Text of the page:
A. We work in a world that requires us to work with other people every day, whether it’s buying a cup of coffee or formulating a corporate strategy. So this line of research involves identifying and understanding economizing strategies shortcuts, really that the mind uses to make sense of other people. What assumptions are people making about the causes of behavior they observe in others? How do they influence our own? These have big implications for negotiations or leadership because the assumptions that people draw about others matter. I’m working on a project now about how leaders who deliberate before making decisions tend to lose influence, because people assumed their deliberation was caused by incompetence rather than thoughtfulness or the complexity of the decision.

Q. How does knowing this help in negotiations and management?

A. The causes for events in a social world must be inferred. To understand others’ behavior we have to reverseengineer underlying motivations, beliefs and feelings. You can think of these inferences as informed guesses. Several of my papers illustrate how the mind organizes its experiences with its own narratives about what people are assumed to know or not to know, and why this matters. Negotiators converse, that’s how they negotiate. My research with my colleague, Daniel Ames, shows that the mind tends to go beyond what is said by making assumptions that shape the final agreements. Using precise numbers in a negotiation $5,115 versus $5,000, for example suggests to the other side that the negotiator has more knowledge or is more informed about what’s at issue. That’s an example of the mind’s tendency to go beyond what is said.

Q. Do you have a favorite project at the moment?

A. One of my current studies is about the functional significance of fidgeting. It’s another way of understanding how attention works. Fidgeting and restlessness are considered symptoms of attention problems. With this project we are asking, is fidgeting really just a symptom or does it have some functional significance? Fidgeting’s effect on performance was specific to people who like to do it. Is it possible that people are fidgeting because it helps them to selectively attend to what needs to be done and ignore competing demands for their attention?
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He was a Haematology Registrar in Hammersmith Hospital, London between 1989 and 1990 before completing three years as a Wellcome Training Fellow based at the Royal Postgraduate Medical School (1991 to 1993) completing a PhD working on PNH under the supervision of Professor Lucio Luzzatto. He then moved back to Leeds as a Senior Registrar in Haematology, Yorkshire (1994 to 1996). He was appointed as a Consultant Haematologist Mid Yorkshire Trust and Leeds General Infirmary in 1996 before moving to Leeds Teaching Hospitals NHS Trust in 2004. He was appointed as Professor of Experimental Haematology, University of Leeds in 2013.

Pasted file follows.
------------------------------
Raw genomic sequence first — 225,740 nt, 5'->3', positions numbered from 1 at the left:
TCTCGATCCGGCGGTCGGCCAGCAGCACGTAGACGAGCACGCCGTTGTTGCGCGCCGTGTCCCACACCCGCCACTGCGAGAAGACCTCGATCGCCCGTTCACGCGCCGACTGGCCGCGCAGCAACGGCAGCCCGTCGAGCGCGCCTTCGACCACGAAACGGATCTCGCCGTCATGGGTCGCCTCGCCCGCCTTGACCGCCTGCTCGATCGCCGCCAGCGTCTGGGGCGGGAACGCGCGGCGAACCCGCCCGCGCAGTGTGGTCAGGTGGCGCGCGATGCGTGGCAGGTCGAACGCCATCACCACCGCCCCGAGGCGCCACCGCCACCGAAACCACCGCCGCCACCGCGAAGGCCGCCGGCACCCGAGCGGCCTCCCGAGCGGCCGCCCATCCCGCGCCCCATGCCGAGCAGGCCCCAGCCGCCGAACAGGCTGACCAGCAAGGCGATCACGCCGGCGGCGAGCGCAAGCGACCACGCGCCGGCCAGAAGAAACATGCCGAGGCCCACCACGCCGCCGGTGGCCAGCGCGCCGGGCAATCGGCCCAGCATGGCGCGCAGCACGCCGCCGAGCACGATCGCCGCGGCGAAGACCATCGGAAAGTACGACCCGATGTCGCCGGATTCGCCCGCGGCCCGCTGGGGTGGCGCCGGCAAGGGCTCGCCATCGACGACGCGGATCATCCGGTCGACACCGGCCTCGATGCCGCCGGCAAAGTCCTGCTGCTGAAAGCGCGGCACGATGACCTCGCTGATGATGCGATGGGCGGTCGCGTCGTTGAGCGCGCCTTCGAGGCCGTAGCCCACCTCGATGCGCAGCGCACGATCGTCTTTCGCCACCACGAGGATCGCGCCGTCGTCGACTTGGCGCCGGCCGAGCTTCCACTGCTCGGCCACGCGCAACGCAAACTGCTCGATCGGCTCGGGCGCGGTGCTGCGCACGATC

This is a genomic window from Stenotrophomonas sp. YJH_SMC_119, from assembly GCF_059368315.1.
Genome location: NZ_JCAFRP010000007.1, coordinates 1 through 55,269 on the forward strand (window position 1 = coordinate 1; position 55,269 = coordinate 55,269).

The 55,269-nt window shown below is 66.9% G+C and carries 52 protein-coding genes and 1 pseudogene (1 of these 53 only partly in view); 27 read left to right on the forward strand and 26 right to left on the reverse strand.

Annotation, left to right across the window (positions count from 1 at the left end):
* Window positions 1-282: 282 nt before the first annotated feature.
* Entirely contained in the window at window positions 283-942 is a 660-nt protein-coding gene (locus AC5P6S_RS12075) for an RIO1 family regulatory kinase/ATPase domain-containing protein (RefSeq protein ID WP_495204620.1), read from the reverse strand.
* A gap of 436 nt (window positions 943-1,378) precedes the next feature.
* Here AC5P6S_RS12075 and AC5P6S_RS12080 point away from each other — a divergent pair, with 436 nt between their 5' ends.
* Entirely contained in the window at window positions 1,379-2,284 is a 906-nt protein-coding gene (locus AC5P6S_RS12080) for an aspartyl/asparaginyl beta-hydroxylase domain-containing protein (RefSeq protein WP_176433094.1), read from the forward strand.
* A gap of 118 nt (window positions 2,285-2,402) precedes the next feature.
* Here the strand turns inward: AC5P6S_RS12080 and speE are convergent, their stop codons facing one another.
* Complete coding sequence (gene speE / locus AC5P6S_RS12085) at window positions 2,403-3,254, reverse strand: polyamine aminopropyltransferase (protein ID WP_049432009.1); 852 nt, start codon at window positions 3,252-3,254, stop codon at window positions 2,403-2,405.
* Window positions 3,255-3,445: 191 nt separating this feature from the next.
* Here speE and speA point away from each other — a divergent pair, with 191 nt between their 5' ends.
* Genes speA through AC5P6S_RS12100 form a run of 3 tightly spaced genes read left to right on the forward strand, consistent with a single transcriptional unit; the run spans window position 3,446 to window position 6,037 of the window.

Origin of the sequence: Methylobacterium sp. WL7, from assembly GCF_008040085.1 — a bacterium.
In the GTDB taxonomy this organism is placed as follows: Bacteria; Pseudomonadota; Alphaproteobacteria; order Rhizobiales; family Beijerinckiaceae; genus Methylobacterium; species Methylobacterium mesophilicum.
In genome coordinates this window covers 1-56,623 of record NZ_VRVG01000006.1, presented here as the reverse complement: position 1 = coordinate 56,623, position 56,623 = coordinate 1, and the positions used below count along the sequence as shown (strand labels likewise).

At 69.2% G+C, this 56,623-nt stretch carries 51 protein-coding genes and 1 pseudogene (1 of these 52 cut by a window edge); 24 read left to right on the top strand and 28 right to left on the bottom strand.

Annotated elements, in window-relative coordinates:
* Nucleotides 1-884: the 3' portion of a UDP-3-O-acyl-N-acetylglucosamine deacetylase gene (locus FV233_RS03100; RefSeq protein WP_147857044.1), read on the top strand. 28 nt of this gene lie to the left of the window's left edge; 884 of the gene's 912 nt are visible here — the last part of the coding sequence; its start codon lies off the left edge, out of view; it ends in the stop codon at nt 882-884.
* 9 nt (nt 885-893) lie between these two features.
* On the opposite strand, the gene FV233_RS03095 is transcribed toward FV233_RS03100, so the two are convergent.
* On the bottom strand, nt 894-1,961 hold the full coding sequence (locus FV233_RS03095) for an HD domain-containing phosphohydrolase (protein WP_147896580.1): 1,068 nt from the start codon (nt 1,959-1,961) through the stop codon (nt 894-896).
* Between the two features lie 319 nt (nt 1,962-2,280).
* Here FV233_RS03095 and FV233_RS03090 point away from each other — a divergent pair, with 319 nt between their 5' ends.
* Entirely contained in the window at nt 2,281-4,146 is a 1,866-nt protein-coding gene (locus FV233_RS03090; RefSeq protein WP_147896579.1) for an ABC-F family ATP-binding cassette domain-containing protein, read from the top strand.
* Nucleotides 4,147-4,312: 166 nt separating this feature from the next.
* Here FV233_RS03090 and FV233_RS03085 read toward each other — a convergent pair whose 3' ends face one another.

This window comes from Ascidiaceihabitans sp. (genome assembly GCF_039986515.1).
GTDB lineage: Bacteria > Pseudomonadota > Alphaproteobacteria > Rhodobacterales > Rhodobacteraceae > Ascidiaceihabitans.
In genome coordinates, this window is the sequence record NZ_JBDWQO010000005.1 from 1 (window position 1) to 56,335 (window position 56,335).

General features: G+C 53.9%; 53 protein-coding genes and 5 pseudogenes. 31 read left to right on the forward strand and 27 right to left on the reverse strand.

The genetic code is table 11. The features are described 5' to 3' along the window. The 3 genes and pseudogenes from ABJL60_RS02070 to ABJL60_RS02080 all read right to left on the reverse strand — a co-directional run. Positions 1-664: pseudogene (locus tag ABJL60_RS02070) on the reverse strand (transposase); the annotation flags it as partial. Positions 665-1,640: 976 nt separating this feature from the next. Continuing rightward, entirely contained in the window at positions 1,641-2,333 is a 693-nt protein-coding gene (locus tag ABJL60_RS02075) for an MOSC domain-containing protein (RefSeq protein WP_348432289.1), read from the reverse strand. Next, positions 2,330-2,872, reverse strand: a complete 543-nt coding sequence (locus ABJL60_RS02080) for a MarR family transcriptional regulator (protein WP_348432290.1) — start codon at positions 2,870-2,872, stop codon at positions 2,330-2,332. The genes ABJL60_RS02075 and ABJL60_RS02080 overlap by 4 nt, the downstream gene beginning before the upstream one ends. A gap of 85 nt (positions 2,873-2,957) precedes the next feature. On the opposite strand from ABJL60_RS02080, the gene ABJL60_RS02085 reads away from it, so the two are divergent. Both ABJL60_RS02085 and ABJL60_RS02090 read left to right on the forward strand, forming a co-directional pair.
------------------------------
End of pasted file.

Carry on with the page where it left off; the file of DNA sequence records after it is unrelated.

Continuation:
Professor Hillmen has research interests in both paroxysmal nocturnal haemoglobinuria (PNH) and chronic lymphocytic leukaemia (CLL). Since 1990 he has continued to research into PNH that eventually led to the development of anti complement therapy for PNH. He was the lead on the trials of eculizumab and now leads the National PNH Service based in Leeds and Kings. The National PNH service looks after over 300 patients with PNH and this provides a unique resource for continued research into the pathophysiology and therapy of PNH. Since 1995 Professor Hillmen has had an interest in understanding the pathophysiology of and in developing novel therapies for CLL. His group has pioneered the use of minimal residual disease assessment in CLL and he Chairs the NCRI CLL sub group in the UK responsible for the development of UK CLL Clinical Trials. He initially studied chemo immunotherapeutic approaches for CLL but recently the development of targeted small molecules, particularly of the B cell receptor pathway and of apoptosis, has led to a dramatic change in the treatment of CLL. His research is now focussing on the mechanism of action of these targeted therapies in order to maximise their potential.
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“Cristiano can do things that no other player can do. Now he needs to learn how to play that position right. Because the way United play, as a winger you need to work hard and get into all the right positions. When I came into the team I used to sprint back to help the full back, but that had been drilled into me from the youth team. Cristiano never grew up with that. ‘It’s hard for him, I think, because he wants the ball all the time. Sometimes, as a winger, you don’t touch the ball for five minutes and you have to rely on others to give it to you and that’s hard for him.”

“When Ronaldo gave that little wink everyone interpreted it that he had got his team mate sent off. You felt then that he would become a much criticised figure. But that’s not really happened. So for him to overcome all of that and emerge as one of the players of the season is quite a remarkable achievement. He is a phenomenal talent. He has tremendous pace, he goes past players and he has added the ability to shoot. He can also pick out team mates. There is not a lot he cannot do now. I believe his game has improved immeasurably over the past couple of seasons.”
timberland crib booties facts and info featuring Cristiano Ronaldo